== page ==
Ford experiments with mind-controlled steering and braking systems

The recently-revealed patent uses a ‘Brain Machine Interface’ to predict the behaviour of a driver, and adjust vehicle settings accordingly.

Detroit-based automotive giant Ford appears to be experimenting with technology straight from science fiction; a steering system controlled via the mind.

Revealed in a recently-published US patent filing titled “Chassis Input Intention Prediction Via Brain Machine Interface,” the design plans detail a system which uses a computer interface to predict driver behaviour.

While highly unusual and unlikely to be built for production cars, the proposal – which was lodged in 2020 but only made public this month – is not quite as extreme as the title and diagrams might suggest.

The system does not replace a traditional steering wheel or pedals outright, but instead uses brain scans to preempt the decisions a driver could be preparing to make, and adjust vehicle settings – including autonomous emergency braking and “adaptive front steering” – accordingly.

It is implied the technology could be used for full telepathic driving at some point – or to aid active safety systems, and determine if a driver has spotted an obstacle ahead.

“[This is a] method for controlling a vehicle using a Brain Machine Interface (BMI) device,” the document says. “[In this design the BMI] would be integrated into a headrest.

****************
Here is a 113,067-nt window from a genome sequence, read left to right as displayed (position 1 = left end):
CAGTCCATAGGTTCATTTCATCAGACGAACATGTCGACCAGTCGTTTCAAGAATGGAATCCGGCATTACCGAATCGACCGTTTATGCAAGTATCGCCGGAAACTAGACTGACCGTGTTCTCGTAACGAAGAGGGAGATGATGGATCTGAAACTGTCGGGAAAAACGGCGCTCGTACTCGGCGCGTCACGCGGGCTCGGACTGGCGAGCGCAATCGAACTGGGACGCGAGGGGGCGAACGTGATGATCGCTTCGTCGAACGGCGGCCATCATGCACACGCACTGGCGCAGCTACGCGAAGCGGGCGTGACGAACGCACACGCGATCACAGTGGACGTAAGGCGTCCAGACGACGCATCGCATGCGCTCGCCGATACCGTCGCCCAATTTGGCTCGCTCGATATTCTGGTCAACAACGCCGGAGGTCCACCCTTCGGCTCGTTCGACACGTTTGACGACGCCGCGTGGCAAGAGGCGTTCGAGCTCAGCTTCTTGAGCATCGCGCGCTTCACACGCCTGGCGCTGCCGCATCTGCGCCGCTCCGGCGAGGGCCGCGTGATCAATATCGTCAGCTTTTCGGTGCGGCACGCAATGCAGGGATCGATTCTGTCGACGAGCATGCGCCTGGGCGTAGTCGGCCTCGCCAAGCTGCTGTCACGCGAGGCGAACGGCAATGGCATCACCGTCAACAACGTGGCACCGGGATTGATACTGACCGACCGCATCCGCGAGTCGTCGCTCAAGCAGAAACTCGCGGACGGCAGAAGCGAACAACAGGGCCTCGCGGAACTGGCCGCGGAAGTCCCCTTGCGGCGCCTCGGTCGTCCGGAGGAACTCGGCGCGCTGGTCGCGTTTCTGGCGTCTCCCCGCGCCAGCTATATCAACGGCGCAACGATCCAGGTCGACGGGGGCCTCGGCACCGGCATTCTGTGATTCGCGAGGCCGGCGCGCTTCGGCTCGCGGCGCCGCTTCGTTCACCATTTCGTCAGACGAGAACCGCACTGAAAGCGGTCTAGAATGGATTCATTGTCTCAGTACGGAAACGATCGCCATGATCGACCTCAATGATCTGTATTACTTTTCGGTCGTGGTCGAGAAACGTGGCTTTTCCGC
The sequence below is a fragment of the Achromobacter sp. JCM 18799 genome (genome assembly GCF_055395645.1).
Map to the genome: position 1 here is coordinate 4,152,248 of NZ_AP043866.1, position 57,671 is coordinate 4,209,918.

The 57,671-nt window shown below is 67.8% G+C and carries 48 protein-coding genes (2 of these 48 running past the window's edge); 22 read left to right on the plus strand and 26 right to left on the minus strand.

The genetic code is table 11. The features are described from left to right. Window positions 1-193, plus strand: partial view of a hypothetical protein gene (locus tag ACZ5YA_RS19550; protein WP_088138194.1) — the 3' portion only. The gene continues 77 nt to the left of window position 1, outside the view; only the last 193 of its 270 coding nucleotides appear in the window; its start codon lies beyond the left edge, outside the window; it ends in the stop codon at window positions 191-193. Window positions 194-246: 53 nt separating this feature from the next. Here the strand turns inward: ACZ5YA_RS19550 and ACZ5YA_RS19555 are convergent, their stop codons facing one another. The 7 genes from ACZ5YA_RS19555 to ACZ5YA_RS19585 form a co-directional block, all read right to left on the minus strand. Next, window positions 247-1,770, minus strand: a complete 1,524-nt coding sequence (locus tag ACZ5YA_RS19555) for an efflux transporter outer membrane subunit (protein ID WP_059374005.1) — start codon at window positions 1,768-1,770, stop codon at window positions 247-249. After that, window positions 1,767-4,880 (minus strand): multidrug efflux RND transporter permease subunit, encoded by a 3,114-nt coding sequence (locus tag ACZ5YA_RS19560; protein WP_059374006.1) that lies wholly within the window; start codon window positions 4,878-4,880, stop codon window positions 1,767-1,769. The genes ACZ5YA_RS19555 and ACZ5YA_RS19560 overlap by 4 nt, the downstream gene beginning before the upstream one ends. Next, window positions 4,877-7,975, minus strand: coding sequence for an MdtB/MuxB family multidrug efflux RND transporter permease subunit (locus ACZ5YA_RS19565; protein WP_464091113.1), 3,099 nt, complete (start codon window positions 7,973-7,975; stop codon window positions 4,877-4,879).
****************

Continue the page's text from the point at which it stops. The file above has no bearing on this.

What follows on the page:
“BMI is a technology that enables humans to provide commands to computers using human brain activity … [this] provides control input by interfacing an electrode array with the motor cortex region of the brain and decoding the activity [to translate] neuron firing patterns in the user’s brain into discrete vehicle control commands.

“Recent advancements in BMI technology have contemplated aspects of vehicle control using BMIs. On aspect of such vehicle control includes driver intention determination for calibrating driver assistance responsiveness.

It is unclear why the patent was filed, what models the technology could be aimed at, or if a working prototype has ever been attempted.

A spokesperson for Ford in Australia was unable to provide further details when contacted by Drive.

However, the existence of copyright filings is not confirmation a specific design is destined for production. Manufacturers often file to protect products that ultimately don’t make it to market – either to earmark a design option, or prevent competitors from appropriating an idea.

You can read all of Drive’s stories about high-tech designs and manufacturer patents by clicking here.

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